At 87, David Amram, lauded composer for symphony, stage, and film; ethnomusicologist, Beat Generation collaborator and seasoned storyteller, is an elder statesman of American music and culture. Still, his age belies his exuberance and utter hipness – he’s a member of the original hipster generation, after all – one of a group of artists, poets, and musicians in New York City back when the Village was a gritty crucible for art and progressive thought. (Hear his score in the classic “Beat Generation” short film, Pull My Daisy, below.) Amram is as timeless as he intends for his art to be, and he’s excited about passing a few things on about music, the creative life, and legacy. We caught up with him following his visit to Cuba last month, where he returned after over 40 years to perform in the International Jazz Plaza Festival. Here are just a few of the nuggets of wisdom from our conversation.
David Amram will visit Indian Hill Music for the orchestral world premiere of his Greenwich Village Portraits for Saxophone and Orchestra, to be performed by Maestro Bruce Hangen and the Orchestra of Indian Hill with guest soloist Ken Radnofsky on saxophone, Sunday, February 25. He will also perform in a free community event presented by Indian Hill Music at the Fitchburg Art Museum on Friday, February 23.
On Learning to Play it by Ear
When you see a great musician performing or great athlete playing, or just a great person on a normal day, and something doesn’t go as planned — they’ve got a flat tire, or their kid missed the bus to school, or they burned something in the kitchen – it’s what they do at that moment that changes things — and music teaches you how to do that.
My third week in New York in the 1950s — on a fluke — I was playing with Charles Mingus at the Café Bohemia, and all these people that I met – Monk, and Miles, and Sonny Rollins… these are people I thought I might be lucky enough even to get to see or hear — and there I was, playing with them!
I was playing away, like, in heaven, and the cash register went off and made all this [loud noises] and I got kind of flustered. After the set was over, Mingus said, “Look man, don’t pay that cash register any mind. If it goes off in the middle of your solo, answer it. Include that as part of the music…and you answer it when it goes off.” He said, “Take whatever is there, and use that as a part of what you’re doing.”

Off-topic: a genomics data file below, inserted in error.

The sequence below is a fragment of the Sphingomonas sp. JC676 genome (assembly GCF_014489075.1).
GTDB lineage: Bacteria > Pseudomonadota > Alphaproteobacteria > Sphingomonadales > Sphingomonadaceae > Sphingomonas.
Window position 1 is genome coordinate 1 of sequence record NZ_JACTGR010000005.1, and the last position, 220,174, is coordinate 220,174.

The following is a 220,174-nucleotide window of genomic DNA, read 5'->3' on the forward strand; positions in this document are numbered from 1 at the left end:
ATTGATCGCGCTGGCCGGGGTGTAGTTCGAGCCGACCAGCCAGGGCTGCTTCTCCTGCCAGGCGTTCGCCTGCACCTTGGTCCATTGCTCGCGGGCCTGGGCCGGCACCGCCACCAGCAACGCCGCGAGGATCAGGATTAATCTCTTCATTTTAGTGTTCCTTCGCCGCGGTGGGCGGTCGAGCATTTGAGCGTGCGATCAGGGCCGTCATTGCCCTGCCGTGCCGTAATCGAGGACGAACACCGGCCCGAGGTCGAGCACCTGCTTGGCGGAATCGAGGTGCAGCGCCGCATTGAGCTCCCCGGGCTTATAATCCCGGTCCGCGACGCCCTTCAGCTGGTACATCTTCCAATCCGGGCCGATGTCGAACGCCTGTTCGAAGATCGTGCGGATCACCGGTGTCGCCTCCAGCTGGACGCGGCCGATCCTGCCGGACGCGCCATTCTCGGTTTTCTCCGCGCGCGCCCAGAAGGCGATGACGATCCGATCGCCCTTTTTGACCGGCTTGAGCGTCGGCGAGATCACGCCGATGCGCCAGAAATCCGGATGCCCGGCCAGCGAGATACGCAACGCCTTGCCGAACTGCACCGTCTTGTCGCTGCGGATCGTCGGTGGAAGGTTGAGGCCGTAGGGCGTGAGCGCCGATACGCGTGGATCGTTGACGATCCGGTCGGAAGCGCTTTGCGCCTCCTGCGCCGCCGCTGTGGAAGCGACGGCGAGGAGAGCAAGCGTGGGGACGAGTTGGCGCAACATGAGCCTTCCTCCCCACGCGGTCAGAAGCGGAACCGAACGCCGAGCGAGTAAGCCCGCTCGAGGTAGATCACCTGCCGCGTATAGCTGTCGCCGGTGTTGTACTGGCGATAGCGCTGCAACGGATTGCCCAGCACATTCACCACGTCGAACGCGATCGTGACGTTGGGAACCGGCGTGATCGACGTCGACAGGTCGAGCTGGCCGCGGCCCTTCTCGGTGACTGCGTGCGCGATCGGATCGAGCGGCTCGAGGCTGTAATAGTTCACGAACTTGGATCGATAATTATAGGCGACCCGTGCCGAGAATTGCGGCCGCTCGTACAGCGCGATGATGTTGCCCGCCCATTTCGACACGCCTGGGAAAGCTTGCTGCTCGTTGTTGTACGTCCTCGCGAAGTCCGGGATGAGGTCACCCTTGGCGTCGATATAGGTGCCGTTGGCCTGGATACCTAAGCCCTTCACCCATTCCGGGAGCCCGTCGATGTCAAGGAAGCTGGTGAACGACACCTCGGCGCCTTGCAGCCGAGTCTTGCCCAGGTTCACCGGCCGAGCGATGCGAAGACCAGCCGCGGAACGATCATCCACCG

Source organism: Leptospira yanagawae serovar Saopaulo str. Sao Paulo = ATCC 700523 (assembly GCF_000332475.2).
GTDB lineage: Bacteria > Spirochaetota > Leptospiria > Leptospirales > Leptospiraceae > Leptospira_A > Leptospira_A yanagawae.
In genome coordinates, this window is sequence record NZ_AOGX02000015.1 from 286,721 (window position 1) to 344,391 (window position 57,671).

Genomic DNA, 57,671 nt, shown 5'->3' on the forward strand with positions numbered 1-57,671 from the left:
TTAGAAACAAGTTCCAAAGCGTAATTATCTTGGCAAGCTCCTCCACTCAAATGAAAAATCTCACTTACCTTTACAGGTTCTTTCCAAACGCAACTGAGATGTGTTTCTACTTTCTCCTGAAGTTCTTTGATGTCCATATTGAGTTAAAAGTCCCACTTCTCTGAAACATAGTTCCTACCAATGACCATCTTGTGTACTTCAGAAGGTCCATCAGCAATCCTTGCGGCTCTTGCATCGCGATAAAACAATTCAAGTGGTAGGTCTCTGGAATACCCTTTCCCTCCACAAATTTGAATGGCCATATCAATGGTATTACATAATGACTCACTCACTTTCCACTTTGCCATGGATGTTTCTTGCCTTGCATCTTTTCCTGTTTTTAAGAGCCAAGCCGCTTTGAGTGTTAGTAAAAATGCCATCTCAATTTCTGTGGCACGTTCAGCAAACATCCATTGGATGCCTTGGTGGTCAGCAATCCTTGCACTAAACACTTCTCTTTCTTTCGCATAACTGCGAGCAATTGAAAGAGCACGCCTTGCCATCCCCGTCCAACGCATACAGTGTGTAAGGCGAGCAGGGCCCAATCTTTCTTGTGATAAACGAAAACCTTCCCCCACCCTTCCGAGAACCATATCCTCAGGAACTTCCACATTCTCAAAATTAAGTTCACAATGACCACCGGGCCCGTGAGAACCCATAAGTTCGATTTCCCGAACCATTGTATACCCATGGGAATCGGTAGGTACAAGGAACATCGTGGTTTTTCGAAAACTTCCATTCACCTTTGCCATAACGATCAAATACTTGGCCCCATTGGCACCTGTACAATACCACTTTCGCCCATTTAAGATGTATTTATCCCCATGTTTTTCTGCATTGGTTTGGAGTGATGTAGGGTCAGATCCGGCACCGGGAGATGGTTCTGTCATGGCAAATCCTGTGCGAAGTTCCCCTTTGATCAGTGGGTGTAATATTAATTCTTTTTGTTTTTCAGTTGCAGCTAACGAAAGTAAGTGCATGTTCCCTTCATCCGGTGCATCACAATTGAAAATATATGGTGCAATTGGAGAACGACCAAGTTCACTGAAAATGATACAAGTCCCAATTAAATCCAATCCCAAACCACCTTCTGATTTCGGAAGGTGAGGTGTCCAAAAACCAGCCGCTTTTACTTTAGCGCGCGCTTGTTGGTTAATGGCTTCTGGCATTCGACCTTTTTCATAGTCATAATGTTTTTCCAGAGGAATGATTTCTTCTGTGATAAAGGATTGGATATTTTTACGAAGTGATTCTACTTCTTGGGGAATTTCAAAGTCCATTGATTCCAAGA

Watch “Pull My Daisy,” the essential “Beat Generation” short film, featuring the music of Amram, narration by Jack Kerouac, and starring Allen Ginsburg, Peter Orlovsky, and others.
On Finding the Right Notes
Miles Davis said, “There are no wrong notes in jazz…” What he meant was that anything that you might play that might be a little unusual, might actually be an embellishment towards finding the right note. That’s something that happens when you’re writing a symphony… or doing anything! (Of course, when you’re writing, you have the option of using the two greatest technological advancements of the 20th Century, which are the eraser and the wastebasket.) You get a second chance to do the same thing in a different way. And at that point you have to choose which [note(s)] you are going to choose of the 4,000 possibilities, and that usually entails forgetting about your education (or lack of education) and going to your instinct.
All of us have a story, a song, a picture – many creative things that are unique to our lives and our experiences. Each of us can spend a lifetime trying to improve that. I do what feels right – try to have good form – beginning, middle, and end. On my gravestone, I would like it to say, “Purity of intent and an exquisite choice of notes.”